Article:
Stock markets in Europe and Japan have seen double-digit gains in 2015 as quantitative easing programs fuels equities in those markets.
Meanwhile, the United States has seen stocks remain pressured despite bullish calls from bankers and economists, who remain optimistic about the future of the American economy. In many cases, analysts have argued that the U.S. remains the most stable economy in the world, as geopolitical instability among Europe’s neighbors and demographic pressures in Asia limit alternatives abroad.
Tepid U.S. Stocks
A stable economy has helped the U.S. dollar soar, but not stocks. The S&P 500 is slightly down for 2015, after closing last week at 2,053.40. Investment banks in the U.S. have urged clients to continue investing in stocks, arguing that falling unemployment and cheap oil will make a recession all but impossible in the U.S.
That advice, if heeded, has led to meager returns when compared to alternatives in Europe and Asia. The German DAX index has risen over 22% so far in 2015 and France’s CAC 40 has risen over 18%, while the Nikkei 225 is up over 10% for the year so far.
Weak earnings growth is pressuring American equities, which rose 3.8% in the first quarter, according to Factset Senior Earnings Analyst John Butters. The fall in earnings is largely due to the energy sector, hit by weak oil.
While believing weak oil was a potential boost to the U.S. economy, several recent indicators suggest Americans are not spending more even if they are saving more money on energy costs. As a result, the S&P 500 price-to-sales ratio remains at an all-time high, at 1.78. Revenues expect to fall in the second and third quarters of 2015, and earnings may fall as well.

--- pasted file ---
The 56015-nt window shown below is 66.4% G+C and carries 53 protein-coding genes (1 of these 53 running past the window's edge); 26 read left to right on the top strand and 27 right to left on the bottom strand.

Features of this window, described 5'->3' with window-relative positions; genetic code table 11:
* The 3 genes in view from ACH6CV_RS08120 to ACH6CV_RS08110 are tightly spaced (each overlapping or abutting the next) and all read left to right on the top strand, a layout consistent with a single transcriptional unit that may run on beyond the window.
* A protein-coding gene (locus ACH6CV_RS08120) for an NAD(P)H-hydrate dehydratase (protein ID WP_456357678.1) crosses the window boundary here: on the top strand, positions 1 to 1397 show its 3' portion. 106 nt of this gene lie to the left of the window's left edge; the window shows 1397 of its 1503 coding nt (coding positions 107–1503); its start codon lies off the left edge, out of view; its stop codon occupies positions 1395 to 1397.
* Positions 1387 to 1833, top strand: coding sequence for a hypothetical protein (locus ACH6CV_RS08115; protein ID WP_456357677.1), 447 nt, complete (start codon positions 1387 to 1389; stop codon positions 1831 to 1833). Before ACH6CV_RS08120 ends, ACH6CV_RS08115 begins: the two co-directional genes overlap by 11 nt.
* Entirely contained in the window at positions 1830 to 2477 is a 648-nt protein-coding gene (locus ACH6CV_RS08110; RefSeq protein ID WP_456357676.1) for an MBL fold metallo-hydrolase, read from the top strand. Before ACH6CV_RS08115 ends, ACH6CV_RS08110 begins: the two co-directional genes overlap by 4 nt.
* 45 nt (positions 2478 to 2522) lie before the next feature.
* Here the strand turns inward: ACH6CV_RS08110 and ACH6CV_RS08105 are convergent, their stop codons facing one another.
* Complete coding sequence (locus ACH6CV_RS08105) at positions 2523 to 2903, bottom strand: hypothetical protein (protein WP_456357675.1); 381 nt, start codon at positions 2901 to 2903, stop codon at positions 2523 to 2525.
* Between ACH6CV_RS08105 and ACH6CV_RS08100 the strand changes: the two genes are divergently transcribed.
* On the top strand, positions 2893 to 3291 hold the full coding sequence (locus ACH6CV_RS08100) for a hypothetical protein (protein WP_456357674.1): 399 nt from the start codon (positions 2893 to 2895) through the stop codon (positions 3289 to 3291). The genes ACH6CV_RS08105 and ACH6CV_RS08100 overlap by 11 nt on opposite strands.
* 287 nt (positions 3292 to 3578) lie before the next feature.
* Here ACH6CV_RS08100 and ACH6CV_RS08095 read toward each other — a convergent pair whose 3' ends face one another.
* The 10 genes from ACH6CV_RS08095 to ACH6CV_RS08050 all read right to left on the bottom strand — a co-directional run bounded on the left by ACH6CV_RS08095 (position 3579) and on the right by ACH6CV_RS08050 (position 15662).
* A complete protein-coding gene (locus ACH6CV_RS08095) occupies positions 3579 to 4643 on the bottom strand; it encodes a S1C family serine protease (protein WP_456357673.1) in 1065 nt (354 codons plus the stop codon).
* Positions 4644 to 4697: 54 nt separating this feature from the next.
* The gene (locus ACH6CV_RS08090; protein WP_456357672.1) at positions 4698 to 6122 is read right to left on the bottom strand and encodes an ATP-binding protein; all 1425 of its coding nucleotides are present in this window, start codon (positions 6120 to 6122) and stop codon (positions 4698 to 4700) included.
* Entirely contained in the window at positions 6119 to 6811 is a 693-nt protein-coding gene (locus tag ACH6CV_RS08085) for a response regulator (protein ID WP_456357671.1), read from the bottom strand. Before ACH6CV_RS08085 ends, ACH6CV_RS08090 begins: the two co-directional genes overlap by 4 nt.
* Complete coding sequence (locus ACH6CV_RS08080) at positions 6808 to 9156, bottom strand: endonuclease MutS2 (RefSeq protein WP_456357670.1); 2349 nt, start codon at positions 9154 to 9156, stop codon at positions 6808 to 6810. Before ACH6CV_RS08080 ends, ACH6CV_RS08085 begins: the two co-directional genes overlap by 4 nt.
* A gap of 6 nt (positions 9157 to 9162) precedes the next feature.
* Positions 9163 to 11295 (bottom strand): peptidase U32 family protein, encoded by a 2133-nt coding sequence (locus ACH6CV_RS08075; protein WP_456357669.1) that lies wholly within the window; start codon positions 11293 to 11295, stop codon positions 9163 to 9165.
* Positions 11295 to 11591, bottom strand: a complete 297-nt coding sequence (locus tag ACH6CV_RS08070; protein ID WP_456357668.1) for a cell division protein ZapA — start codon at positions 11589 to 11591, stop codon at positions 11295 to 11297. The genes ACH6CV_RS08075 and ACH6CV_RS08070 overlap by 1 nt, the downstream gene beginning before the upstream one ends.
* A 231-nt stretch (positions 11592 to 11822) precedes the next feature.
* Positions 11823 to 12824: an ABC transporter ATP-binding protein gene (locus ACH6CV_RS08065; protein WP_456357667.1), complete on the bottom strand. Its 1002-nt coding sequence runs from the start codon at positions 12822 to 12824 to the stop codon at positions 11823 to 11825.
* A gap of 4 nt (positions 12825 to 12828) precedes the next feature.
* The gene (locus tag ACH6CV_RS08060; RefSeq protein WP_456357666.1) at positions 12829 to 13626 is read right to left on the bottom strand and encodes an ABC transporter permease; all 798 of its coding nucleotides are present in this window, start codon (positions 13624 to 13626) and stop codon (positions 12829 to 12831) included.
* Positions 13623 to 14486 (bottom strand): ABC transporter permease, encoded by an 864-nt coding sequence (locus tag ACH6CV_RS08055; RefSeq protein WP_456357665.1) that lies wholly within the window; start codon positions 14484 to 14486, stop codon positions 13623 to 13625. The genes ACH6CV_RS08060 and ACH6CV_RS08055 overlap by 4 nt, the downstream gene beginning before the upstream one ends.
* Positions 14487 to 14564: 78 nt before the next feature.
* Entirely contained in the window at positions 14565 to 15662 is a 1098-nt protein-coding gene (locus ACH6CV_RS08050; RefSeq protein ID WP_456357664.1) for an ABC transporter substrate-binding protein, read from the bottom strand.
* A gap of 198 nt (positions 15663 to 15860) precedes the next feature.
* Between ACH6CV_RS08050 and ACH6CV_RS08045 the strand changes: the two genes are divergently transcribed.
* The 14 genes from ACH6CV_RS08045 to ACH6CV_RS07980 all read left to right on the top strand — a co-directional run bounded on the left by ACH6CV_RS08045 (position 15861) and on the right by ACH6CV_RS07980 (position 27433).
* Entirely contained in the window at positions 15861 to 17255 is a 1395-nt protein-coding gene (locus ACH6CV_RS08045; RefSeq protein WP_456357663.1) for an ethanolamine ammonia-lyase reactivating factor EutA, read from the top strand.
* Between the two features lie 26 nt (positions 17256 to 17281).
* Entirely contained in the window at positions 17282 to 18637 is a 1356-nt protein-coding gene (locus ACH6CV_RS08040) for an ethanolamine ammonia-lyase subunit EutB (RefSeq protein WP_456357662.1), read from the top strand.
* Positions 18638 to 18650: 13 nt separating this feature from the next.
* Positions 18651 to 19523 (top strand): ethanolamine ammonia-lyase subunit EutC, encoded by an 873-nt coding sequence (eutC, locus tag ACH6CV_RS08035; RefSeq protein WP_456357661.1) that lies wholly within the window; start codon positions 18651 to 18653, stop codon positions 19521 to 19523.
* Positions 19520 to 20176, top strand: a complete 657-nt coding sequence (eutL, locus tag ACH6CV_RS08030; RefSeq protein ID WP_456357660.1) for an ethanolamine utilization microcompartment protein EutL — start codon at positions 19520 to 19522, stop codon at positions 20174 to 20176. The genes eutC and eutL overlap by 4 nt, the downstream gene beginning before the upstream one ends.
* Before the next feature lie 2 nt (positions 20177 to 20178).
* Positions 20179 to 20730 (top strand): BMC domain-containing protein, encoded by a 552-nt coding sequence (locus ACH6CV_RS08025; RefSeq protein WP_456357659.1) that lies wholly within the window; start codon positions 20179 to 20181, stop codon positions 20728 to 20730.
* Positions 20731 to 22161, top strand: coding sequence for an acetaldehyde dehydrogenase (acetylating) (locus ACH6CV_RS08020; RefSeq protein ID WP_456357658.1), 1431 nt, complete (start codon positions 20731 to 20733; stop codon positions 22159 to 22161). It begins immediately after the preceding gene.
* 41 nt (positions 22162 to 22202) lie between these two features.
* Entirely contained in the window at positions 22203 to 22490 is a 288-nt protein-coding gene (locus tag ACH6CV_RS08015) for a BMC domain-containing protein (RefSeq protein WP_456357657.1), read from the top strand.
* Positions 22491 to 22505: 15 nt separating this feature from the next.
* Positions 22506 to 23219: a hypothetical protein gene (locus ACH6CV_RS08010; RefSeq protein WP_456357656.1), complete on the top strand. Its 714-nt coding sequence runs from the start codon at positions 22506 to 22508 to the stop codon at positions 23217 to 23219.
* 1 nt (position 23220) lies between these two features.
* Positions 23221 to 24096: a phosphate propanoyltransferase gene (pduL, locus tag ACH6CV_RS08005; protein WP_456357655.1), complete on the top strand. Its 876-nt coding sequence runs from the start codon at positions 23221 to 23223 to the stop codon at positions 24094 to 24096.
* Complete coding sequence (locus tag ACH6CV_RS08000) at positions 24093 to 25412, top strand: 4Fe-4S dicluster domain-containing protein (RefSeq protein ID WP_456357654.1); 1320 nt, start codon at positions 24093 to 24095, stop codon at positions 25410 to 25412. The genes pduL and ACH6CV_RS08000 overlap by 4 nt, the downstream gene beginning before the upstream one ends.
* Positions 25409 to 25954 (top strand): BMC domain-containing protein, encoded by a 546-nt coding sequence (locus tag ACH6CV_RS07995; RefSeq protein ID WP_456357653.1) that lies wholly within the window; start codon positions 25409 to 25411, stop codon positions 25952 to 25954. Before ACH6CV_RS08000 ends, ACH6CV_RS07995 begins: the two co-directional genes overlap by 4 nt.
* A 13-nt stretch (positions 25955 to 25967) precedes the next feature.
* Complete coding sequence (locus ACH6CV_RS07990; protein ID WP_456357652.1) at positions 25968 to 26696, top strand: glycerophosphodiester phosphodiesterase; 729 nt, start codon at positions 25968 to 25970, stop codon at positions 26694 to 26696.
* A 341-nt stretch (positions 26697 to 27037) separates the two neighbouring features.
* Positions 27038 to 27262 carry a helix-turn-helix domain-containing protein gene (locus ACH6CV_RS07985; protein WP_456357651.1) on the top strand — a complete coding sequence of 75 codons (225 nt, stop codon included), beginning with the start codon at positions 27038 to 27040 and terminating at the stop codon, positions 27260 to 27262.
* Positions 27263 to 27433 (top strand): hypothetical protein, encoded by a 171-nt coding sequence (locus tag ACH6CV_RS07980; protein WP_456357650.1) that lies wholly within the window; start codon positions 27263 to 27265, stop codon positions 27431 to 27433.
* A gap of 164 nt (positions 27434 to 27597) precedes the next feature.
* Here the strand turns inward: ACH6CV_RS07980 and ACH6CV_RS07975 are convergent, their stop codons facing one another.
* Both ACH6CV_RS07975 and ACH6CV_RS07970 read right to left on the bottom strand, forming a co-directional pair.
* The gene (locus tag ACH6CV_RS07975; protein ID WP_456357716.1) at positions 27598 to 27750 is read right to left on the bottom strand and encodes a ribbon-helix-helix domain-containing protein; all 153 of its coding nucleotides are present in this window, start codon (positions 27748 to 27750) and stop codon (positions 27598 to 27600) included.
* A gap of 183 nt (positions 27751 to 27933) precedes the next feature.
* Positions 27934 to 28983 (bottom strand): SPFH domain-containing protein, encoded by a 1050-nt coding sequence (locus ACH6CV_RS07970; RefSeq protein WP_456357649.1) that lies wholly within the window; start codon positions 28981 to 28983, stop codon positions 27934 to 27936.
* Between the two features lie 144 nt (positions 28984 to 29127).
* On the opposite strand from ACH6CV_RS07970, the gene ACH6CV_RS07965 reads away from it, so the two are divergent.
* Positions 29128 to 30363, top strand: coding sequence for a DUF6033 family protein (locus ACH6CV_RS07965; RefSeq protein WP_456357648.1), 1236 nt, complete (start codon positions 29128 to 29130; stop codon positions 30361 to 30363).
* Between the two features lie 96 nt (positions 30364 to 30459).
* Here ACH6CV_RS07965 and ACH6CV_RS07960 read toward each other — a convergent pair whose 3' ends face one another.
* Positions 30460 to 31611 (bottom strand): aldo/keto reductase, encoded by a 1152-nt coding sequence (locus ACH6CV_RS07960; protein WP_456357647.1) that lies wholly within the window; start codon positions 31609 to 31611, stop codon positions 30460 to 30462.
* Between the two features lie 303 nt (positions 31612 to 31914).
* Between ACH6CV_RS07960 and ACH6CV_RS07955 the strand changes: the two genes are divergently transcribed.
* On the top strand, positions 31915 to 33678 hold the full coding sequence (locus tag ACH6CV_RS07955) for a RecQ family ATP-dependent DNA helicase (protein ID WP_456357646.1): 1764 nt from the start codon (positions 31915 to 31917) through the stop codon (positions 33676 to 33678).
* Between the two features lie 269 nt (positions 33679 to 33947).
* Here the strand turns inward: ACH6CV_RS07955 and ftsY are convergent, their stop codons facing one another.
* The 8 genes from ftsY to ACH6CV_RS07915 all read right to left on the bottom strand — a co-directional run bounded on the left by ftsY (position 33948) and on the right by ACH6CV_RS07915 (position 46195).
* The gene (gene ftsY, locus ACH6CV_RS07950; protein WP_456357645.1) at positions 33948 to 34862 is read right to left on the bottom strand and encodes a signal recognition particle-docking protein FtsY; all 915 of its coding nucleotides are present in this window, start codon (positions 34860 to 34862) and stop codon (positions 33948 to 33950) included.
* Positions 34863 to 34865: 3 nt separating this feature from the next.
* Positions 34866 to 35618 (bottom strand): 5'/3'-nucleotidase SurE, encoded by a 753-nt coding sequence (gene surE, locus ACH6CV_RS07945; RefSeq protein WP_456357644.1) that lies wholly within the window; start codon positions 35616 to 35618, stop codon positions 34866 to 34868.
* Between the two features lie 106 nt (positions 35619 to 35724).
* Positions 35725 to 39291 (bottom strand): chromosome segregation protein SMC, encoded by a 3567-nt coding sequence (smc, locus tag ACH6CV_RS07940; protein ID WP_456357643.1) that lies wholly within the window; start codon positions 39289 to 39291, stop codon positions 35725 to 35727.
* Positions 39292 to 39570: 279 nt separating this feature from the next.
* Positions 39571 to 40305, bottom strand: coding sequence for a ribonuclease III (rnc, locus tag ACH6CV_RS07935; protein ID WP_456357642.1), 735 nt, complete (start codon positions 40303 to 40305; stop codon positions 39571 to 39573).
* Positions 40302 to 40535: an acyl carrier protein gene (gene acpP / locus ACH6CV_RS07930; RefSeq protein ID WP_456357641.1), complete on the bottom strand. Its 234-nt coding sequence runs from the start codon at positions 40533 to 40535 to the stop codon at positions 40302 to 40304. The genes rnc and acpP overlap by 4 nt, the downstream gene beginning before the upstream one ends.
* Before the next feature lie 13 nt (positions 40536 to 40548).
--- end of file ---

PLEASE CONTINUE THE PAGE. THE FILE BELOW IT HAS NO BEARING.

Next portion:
Strong U.S. Dollar, Weak Euro
The hefty performance of euro-denominated stocks has come at the expense of the euro currency, which has fallen over 13% in 2015. Much of the decline is the result of the European Central Bank's quantitative easing policy, which will see the ECB spending over a trillion euros purchasing high-quality assets in an attempt to stimulate Eurozone economies.
The program remains controversial with the German Bundesbank, which warns of the inflationary dangers of the program and of moral hazard in bailing out countries like Greece. Several economists and Greece’s newly elected Syriza party have responded that Europe is more in danger of seeing deflation, and that Greece’s current condition amounts to a humanitarian crisis.
The political tension on Greece’s economic situation has intensified in recent months, with some news outlets reporting that Germans are increasingly eager to see Greece exit the Eurozone. In a recent report, Bloomberg journalists noted German opinion is “hardening” after recent bailouts to Greece and comments from the Greek government that Germany should pay back unpaid debts from World War II, which the Germany government defaulted on in the twentieth century.